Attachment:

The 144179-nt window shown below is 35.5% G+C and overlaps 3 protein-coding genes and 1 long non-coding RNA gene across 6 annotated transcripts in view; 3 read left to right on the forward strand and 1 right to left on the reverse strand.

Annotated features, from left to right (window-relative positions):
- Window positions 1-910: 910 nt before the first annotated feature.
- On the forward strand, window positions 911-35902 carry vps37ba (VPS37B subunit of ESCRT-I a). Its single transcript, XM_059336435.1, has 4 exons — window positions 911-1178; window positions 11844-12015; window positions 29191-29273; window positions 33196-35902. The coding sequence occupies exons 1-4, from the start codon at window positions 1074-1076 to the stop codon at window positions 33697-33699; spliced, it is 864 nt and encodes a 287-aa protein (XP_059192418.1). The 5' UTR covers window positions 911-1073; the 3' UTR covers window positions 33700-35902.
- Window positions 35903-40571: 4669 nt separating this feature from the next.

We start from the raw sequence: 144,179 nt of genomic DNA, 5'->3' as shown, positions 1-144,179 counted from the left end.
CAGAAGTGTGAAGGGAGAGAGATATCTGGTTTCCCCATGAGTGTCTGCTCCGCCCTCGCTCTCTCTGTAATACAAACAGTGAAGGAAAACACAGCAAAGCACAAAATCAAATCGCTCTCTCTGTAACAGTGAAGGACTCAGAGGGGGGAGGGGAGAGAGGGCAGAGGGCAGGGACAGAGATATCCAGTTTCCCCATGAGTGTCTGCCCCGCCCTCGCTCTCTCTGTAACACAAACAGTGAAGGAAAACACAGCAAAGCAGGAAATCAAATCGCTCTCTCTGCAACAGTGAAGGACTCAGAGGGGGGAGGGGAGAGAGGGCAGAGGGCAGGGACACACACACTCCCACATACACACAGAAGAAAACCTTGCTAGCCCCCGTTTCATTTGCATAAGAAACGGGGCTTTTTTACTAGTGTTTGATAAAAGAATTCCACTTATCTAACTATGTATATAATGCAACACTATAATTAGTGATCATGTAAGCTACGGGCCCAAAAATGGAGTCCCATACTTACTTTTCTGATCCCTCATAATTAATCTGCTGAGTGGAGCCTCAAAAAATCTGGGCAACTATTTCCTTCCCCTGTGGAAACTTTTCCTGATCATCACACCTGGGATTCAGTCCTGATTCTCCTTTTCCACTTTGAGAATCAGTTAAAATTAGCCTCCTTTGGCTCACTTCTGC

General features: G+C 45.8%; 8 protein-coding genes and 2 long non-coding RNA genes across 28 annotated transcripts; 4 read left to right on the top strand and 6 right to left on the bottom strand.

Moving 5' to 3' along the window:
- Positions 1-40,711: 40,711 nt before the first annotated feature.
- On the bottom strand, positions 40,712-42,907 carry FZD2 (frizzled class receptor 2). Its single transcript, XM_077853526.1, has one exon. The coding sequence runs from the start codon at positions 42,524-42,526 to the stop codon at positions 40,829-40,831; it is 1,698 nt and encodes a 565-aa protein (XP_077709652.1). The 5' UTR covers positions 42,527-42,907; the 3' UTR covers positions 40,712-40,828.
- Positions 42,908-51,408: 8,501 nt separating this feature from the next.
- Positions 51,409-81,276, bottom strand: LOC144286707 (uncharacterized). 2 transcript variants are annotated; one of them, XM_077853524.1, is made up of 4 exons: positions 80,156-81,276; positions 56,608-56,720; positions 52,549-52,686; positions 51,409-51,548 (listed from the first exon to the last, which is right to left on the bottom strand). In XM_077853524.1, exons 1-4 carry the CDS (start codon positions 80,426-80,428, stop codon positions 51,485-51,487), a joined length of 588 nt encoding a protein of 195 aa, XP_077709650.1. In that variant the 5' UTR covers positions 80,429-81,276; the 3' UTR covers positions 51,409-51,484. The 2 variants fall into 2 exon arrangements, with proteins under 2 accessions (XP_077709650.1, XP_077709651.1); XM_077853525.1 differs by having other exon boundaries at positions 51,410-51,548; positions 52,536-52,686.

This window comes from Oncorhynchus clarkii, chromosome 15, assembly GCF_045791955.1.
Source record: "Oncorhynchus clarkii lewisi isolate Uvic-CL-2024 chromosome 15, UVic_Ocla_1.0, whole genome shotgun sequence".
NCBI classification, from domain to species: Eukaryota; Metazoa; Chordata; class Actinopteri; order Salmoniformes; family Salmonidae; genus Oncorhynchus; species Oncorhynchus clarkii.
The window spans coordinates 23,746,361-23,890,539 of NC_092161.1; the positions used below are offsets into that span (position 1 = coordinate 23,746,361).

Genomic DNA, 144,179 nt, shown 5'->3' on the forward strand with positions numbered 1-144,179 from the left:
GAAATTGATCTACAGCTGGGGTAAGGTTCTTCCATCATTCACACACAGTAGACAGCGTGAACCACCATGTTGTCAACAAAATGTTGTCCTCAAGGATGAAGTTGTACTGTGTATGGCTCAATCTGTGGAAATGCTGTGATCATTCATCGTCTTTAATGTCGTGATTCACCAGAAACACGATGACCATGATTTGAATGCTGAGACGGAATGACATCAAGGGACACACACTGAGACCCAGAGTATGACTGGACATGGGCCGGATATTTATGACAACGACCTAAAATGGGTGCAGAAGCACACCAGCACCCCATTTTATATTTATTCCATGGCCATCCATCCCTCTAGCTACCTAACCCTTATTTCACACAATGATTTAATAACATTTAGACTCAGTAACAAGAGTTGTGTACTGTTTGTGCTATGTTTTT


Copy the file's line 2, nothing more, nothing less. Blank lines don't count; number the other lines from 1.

Annotated features, from left to right (window-relative positions):